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Declining contact and cooperation rates in random digit dial (RDD) national telephone surveys raise serious concems about the validity of estimates drawn from such research. While research in the 1990s indicated that nonresponse bias was relatively small, response rates have continued to fall since then. The current study replicates a 1997 methodological experiment that compared results from a "Standard" 5-day survey employing the Pew Research Center's usual methodology with results from a "Rigorous" survey conducted over a much longer field period and achieving a significantly higher response rate. As with the 1997 study, there is little to suggest that unit nonre-sponse within the range of response rates obtained seriously threatens the quality of survey estimates. In 77 out of 84 comparable items, the two surveys yielded results that were statistically indistinguishable. While the "Rigorous" study respondents tended to be somewhat less politically engaged, they did not report consistently different behaviors or attitudes on other kinds of questions. With respect to sample composition, the Standard survey was closely aligned with estimates from the U.S. Census and other large govemment surveys on most vari-ables. We extend our analysis of nonresponse to include comparisons with the hardest-to-reach respondents and with respondents who termi-nated the interview prior to completion.
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Previous research has documented effects of the order in which response choices are offered to respondents using closed-ended survey items, but no theory of the psychological sources of these effects has yet been proposed. This paper offers such a theory drawn from a variety of psychological research. Using data from a split-ballot experiment in the 1984 General Social Survey involving a variant of Kohn's parental values measure, we test some predictions made by the theory about what kind of response order effect would be expected (a primacy effect) and among which respondents it should be strongest (those low in cognitive sophistication). These predictions are confirmed. We also test the “form-resistant correlation” hypothesis. Although correlations between items are altered by changes m response order, the presence and nature of the latent value dimension underlying these responses is essentially unaffected.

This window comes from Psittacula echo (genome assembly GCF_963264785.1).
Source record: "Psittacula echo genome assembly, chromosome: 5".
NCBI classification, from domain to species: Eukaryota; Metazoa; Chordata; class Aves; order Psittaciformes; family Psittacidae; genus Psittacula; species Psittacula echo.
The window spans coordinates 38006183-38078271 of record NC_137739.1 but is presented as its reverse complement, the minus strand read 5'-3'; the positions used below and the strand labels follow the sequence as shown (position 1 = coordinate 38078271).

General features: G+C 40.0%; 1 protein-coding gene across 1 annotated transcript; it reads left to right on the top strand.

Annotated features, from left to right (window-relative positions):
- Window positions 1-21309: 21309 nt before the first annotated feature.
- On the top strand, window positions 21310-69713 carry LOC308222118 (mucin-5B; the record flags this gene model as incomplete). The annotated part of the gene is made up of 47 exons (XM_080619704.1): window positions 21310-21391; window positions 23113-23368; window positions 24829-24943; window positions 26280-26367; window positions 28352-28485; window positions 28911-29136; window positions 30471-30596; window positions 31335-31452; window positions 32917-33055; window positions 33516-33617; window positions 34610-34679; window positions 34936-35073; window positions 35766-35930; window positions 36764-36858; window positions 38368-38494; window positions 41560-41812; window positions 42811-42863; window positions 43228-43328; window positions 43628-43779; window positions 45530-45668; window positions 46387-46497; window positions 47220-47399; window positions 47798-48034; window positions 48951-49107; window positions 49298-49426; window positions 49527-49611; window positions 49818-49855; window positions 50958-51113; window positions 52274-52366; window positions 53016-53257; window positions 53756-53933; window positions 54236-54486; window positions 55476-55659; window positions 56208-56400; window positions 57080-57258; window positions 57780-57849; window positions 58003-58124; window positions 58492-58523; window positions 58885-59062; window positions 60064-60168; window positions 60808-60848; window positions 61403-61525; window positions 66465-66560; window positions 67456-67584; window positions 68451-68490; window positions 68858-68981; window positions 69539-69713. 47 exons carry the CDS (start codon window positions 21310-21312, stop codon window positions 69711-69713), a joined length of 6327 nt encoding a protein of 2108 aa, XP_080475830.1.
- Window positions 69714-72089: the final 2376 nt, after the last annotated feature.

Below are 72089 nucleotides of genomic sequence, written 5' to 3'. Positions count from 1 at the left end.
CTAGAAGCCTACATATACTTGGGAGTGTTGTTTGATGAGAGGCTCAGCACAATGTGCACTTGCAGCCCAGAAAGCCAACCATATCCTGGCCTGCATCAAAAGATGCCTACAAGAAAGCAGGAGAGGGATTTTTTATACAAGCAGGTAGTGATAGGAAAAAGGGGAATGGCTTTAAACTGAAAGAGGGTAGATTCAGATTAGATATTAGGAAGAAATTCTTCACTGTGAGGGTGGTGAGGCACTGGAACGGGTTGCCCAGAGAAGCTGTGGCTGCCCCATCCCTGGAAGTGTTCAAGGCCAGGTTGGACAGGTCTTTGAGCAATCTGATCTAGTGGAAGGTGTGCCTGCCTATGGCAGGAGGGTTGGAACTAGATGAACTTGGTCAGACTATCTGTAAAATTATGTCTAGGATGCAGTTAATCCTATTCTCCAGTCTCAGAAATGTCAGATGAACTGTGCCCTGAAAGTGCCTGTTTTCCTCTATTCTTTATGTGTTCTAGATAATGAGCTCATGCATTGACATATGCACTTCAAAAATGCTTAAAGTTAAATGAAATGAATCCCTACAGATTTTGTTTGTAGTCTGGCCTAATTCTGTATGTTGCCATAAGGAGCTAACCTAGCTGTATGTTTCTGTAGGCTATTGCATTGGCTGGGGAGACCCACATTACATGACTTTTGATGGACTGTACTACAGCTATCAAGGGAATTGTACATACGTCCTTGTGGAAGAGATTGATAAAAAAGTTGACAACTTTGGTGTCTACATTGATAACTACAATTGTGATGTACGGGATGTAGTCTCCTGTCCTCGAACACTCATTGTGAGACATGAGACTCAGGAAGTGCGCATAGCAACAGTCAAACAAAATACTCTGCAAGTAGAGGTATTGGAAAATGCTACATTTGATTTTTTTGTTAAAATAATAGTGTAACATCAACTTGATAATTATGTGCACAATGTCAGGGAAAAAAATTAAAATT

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The authors argue that both the large variability in survey estimates of volunteering and the fact that survey estimates do not show the secular decline common to other social capital measures are caused by the greater propensity of those who do volunteer work to respond to surveys. Analyses of the American Time Use Survey (ATUS)--the sample for which is drawn from the Current Population Survey (CPS)--together with the CPS volunteering supplement show that CPS respondents who become ATUS respondents report much more volunteering in the CPS than those who become ATUS nonrespondents. This difference is replicated within subgroups. Consequently, conventional adjustments for nonresponse cannot correct the bias. Although nonresponse leads to estimates of volunteer activity that are too high, it generally does not affect inferences about the characteristics of volunteers.